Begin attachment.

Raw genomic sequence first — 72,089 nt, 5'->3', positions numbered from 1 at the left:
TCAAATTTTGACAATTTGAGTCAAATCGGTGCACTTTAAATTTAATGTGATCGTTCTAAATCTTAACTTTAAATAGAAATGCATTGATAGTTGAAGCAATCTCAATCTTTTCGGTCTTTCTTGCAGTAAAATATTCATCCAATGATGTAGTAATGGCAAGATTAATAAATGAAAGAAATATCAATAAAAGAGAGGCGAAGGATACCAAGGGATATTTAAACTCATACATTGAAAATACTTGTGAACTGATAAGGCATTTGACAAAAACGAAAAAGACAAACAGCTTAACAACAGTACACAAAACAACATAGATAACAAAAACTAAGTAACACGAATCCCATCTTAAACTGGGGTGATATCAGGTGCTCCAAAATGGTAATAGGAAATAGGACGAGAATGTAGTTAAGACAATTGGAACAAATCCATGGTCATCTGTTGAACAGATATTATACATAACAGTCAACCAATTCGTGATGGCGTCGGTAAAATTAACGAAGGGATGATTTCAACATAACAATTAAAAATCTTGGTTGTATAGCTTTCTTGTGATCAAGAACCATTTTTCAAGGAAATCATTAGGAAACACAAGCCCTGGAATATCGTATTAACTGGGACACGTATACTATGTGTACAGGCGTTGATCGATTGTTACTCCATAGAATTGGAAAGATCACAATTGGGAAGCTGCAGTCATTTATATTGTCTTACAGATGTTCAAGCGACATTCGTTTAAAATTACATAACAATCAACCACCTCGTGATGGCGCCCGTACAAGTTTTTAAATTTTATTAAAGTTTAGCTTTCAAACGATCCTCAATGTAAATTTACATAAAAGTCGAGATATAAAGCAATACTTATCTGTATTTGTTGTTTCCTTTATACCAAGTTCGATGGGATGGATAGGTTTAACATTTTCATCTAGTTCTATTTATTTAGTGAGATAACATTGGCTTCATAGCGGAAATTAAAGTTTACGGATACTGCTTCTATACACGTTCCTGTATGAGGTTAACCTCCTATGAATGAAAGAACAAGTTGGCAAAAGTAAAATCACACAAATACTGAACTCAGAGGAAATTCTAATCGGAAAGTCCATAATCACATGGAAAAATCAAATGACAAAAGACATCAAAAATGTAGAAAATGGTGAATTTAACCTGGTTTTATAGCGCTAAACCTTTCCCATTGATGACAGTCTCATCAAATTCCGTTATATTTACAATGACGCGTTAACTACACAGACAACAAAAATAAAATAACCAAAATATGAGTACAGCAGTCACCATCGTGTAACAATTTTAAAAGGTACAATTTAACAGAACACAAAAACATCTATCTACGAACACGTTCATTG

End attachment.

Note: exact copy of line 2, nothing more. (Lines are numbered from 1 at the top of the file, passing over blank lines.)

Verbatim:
TCAAATTTTGACAATTTGAGTCAAATCGGTGCACTTTAAATTTAATGTGATCGTTCTAAATCTTAACTTTAAATAGAAATGCATTGATAGTTGAAGCAATCTCAATCTTTTCGGTCTTTCTTGCAGTAAAATATTCATCCAATGATGTAGTAATGGCAAGATTAATAAATGAAAGAAATATCAATAAAAGAGAGGCGAAGGATACCAAGGGATATTTAAACTCATACATTGAAAATACTTGTGAACTGATAAGGCATTTGACAAAAACGAAAAAGACAAACAGCTTAACAACAGTACACAAAACAACATAGATAACAAAAACTAAGTAACACGAATCCCATCTTAAACTGGGGTGATATCAGGTGCTCCAAAATGGTAATAGGAAATAGGACGAGAATGTAGTTAAGACAATTGGAACAAATCCATGGTCATCTGTTGAACAGATATTATACATAACAGTCAACCAATTCGTGATGGCGTCGGTAAAATTAACGAAGGGATGATTTCAACATAACAATTAAAAATCTTGGTTGTATAGCTTTCTTGTGATCAAGAACCATTTTTCAAGGAAATCATTAGGAAACACAAGCCCTGGAATATCGTATTAACTGGGACACGTATACTATGTGTACAGGCGTTGATCGATTGTTACTCCATAGAATTGGAAAGATCACAATTGGGAAGCTGCAGTCATTTATATTGTCTTACAGATGTTCAAGCGACATTCGTTTAAAATTACATAACAATCAACCACCTCGTGATGGCGCCCGTACAAGTTTTTAAATTTTATTAAAGTTTAGCTTTCAAACGATCCTCAATGTAAATTTACATAAAAGTCGAGATATAAAGCAATACTTATCTGTATTTGTTGTTTCCTTTATACCAAGTTCGATGGGATGGATAGGTTTAACATTTTCATCTAGTTCTATTTATTTAGTGAGATAACATTGGCTTCATAGCGGAAATTAAAGTTTACGGATACTGCTTCTATACACGTTCCTGTATGAGGTTAACCTCCTATGAATGAAAGAACAAGTTGGCAAAAGTAAAATCACACAAATACTGAACTCAGAGGAAATTCTAATCGGAAAGTCCATAATCACATGGAAAAATCAAATGACAAAAGACATCAAAAATGTAGAAAATGGTGAATTTAACCTGGTTTTATAGCGCTAAACCTTTCCCATTGATGACAGTCTCATCAAATTCCGTTATATTTACAATGACGCGTTAACTACACAGACAACAAAAATAAAATAACCAAAATATGAGTACAGCAGTCACCATCGTGTAACAATTTTAAAAGGTACAATTTAACAGAACACAAAAACATCTATCTACGAACACGTTCATTG